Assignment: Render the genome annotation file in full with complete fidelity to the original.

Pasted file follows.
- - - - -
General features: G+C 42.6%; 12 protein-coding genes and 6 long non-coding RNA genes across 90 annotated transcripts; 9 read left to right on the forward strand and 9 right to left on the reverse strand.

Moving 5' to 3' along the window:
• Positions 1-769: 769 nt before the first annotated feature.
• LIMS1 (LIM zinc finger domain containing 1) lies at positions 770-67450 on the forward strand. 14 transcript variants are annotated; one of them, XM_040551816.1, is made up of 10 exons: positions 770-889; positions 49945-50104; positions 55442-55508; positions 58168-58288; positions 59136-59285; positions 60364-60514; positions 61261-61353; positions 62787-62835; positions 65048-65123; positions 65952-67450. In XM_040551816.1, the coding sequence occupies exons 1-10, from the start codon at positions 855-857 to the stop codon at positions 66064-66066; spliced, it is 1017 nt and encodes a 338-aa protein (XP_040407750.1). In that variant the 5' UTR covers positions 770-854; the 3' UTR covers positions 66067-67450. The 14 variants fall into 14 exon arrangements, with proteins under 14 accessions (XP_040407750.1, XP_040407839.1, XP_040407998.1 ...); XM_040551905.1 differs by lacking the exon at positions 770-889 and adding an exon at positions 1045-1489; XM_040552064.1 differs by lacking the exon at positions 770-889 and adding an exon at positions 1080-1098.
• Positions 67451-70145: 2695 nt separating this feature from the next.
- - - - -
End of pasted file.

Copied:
General features: G+C 42.6%; 12 protein-coding genes and 6 long non-coding RNA genes across 90 annotated transcripts; 9 read left to right on the forward strand and 9 right to left on the reverse strand.

Moving 5' to 3' along the window:
• Positions 1-769: 769 nt before the first annotated feature.
• LIMS1 (LIM zinc finger domain containing 1) lies at positions 770-67450 on the forward strand. 14 transcript variants are annotated; one of them, XM_040551816.1, is made up of 10 exons: positions 770-889; positions 49945-50104; positions 55442-55508; positions 58168-58288; positions 59136-59285; positions 60364-60514; positions 61261-61353; positions 62787-62835; positions 65048-65123; positions 65952-67450. In XM_040551816.1, the coding sequence occupies exons 1-10, from the start codon at positions 855-857 to the stop codon at positions 66064-66066; spliced, it is 1017 nt and encodes a 338-aa protein (XP_040407750.1). In that variant the 5' UTR covers positions 770-854; the 3' UTR covers positions 66067-67450. The 14 variants fall into 14 exon arrangements, with proteins under 14 accessions (XP_040407750.1, XP_040407839.1, XP_040407998.1 ...); XM_040551905.1 differs by lacking the exon at positions 770-889 and adding an exon at positions 1045-1489; XM_040552064.1 differs by lacking the exon at positions 770-889 and adding an exon at positions 1080-1098.
• Positions 67451-70145: 2695 nt separating this feature from the next.